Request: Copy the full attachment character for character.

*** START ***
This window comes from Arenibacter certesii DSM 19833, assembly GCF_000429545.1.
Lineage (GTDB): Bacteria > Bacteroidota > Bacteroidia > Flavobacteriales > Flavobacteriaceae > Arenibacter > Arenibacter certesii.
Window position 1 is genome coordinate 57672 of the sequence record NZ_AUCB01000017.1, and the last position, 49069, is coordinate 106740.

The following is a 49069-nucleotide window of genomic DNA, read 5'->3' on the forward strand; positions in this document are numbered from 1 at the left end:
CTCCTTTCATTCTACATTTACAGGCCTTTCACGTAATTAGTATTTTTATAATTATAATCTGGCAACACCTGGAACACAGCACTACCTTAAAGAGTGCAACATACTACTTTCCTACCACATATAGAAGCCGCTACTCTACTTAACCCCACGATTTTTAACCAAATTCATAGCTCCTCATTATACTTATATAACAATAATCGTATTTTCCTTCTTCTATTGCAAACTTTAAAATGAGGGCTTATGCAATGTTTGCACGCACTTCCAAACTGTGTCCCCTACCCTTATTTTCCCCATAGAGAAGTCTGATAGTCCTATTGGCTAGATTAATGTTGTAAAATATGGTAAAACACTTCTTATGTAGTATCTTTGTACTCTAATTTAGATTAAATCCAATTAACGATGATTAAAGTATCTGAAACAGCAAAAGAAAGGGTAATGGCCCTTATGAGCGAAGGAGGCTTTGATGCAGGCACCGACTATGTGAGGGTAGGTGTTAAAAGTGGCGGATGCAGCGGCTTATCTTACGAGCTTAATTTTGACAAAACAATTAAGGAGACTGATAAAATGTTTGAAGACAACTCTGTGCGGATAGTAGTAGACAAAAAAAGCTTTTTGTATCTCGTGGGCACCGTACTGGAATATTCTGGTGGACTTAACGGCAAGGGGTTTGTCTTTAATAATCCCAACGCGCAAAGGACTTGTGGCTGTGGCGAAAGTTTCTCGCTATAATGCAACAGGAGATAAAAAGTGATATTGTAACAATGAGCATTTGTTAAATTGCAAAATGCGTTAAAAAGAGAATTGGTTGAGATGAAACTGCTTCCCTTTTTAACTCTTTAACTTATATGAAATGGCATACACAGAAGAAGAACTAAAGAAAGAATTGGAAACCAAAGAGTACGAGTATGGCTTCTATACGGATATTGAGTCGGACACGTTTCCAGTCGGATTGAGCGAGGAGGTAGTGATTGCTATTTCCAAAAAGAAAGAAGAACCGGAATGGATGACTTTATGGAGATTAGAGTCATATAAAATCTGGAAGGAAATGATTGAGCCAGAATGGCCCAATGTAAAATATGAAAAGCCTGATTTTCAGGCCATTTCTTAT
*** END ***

This window comes from Arenibacter certesii DSM 19833, assembly GCF_000429545.1.
Lineage (GTDB): Bacteria > Bacteroidota > Bacteroidia > Flavobacteriales > Flavobacteriaceae > Arenibacter > Arenibacter certesii.
Window position 1 is genome coordinate 57672 of the sequence record NZ_AUCB01000017.1, and the last position, 49069, is coordinate 106740.

The following is a 49069-nucleotide window of genomic DNA, read 5'->3' on the forward strand; positions in this document are numbered from 1 at the left end:
CTCCTTTCATTCTACATTTACAGGCCTTTCACGTAATTAGTATTTTTATAATTATAATCTGGCAACACCTGGAACACAGCACTACCTTAAAGAGTGCAACATACTACTTTCCTACCACATATAGAAGCCGCTACTCTACTTAACCCCACGATTTTTAACCAAATTCATAGCTCCTCATTATACTTATATAACAATAATCGTATTTTCCTTCTTCTATTGCAAACTTTAAAATGAGGGCTTATGCAATGTTTGCACGCACTTCCAAACTGTGTCCCCTACCCTTATTTTCCCCATAGAGAAGTCTGATAGTCCTATTGGCTAGATTAATGTTGTAAAATATGGTAAAACACTTCTTATGTAGTATCTTTGTACTCTAATTTAGATTAAATCCAATTAACGATGATTAAAGTATCTGAAACAGCAAAAGAAAGGGTAATGGCCCTTATGAGCGAAGGAGGCTTTGATGCAGGCACCGACTATGTGAGGGTAGGTGTTAAAAGTGGCGGATGCAGCGGCTTATCTTACGAGCTTAATTTTGACAAAACAATTAAGGAGACTGATAAAATGTTTGAAGACAACTCTGTGCGGATAGTAGTAGACAAAAAAAGCTTTTTGTATCTCGTGGGCACCGTACTGGAATATTCTGGTGGACTTAACGGCAAGGGGTTTGTCTTTAATAATCCCAACGCGCAAAGGACTTGTGGCTGTGGCGAAAGTTTCTCGCTATAATGCAACAGGAGATAAAAAGTGATATTGTAACAATGAGCATTTGTTAAATTGCAAAATGCGTTAAAAAGAGAATTGGTTGAGATGAAACTGCTTCCCTTTTTAACTCTTTAACTTATATGAAATGGCATACACAGAAGAAGAACTAAAGAAAGAATTGGAAACCAAAGAGTACGAGTATGGCTTCTATACGGATATTGAGTCGGACACGTTTCCAGTCGGATTGAGCGAGGAGGTAGTGATTGCTATTTCCAAAAAGAAAGAAGAACCGGAATGGATGACTTTATGGAGATTAGAGTCATATAAAATCTGGAAGGAAATGATTGAGCCAGAATGGCCCAATGTAAAATATGAAAAGCCTGATTTTCAGGCCATTTCTTAT